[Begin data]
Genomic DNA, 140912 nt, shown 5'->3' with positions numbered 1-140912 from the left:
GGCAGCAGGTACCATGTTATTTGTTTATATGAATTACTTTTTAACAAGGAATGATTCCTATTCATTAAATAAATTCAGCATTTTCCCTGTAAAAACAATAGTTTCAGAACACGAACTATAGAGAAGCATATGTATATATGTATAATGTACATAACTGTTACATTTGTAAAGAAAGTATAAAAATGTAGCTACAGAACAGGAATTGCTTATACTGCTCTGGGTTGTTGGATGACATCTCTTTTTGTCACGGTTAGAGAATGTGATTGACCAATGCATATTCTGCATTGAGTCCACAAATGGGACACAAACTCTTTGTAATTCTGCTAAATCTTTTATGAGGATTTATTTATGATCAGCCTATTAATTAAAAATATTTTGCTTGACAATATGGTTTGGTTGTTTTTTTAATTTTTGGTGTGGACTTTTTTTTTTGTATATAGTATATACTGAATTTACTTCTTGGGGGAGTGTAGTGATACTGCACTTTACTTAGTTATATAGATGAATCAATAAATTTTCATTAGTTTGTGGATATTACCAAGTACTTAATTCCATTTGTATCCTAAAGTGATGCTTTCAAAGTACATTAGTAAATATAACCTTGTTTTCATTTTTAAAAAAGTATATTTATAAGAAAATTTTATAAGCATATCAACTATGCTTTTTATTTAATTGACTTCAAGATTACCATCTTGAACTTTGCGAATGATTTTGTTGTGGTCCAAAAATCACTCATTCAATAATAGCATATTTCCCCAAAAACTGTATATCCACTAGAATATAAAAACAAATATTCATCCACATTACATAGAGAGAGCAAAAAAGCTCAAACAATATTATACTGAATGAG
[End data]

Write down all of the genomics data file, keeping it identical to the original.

Genomic DNA, 140912 nt, shown 5'->3' with positions numbered 1-140912 from the left:
GGCAGCAGGTACCATGTTATTTGTTTATATGAATTACTTTTTAACAAGGAATGATTCCTATTCATTAAATAAATTCAGCATTTTCCCTGTAAAAACAATAGTTTCAGAACACGAACTATAGAGAAGCATATGTATATATGTATAATGTACATAACTGTTACATTTGTAAAGAAAGTATAAAAATGTAGCTACAGAACAGGAATTGCTTATACTGCTCTGGGTTGTTGGATGACATCTCTTTTTGTCACGGTTAGAGAATGTGATTGACCAATGCATATTCTGCATTGAGTCCACAAATGGGACACAAACTCTTTGTAATTCTGCTAAATCTTTTATGAGGATTTATTTATGATCAGCCTATTAATTAAAAATATTTTGCTTGACAATATGGTTTGGTTGTTTTTTTAATTTTTGGTGTGGACTTTTTTTTTTGTATATAGTATATACTGAATTTACTTCTTGGGGGAGTGTAGTGATACTGCACTTTACTTAGTTATATAGATGAATCAATAAATTTTCATTAGTTTGTGGATATTACCAAGTACTTAATTCCATTTGTATCCTAAAGTGATGCTTTCAAAGTACATTAGTAAATATAACCTTGTTTTCATTTTTAAAAAAGTATATTTATAAGAAAATTTTATAAGCATATCAACTATGCTTTTTATTTAATTGACTTCAAGATTACCATCTTGAACTTTGCGAATGATTTTGTTGTGGTCCAAAAATCACTCATTCAATAATAGCATATTTCCCCAAAAACTGTATATCCACTAGAATATAAAAACAAATATTCATCCACATTACATAGAGAGAGCAAAAAAGCTCAAACAATATTATACTGAATGAG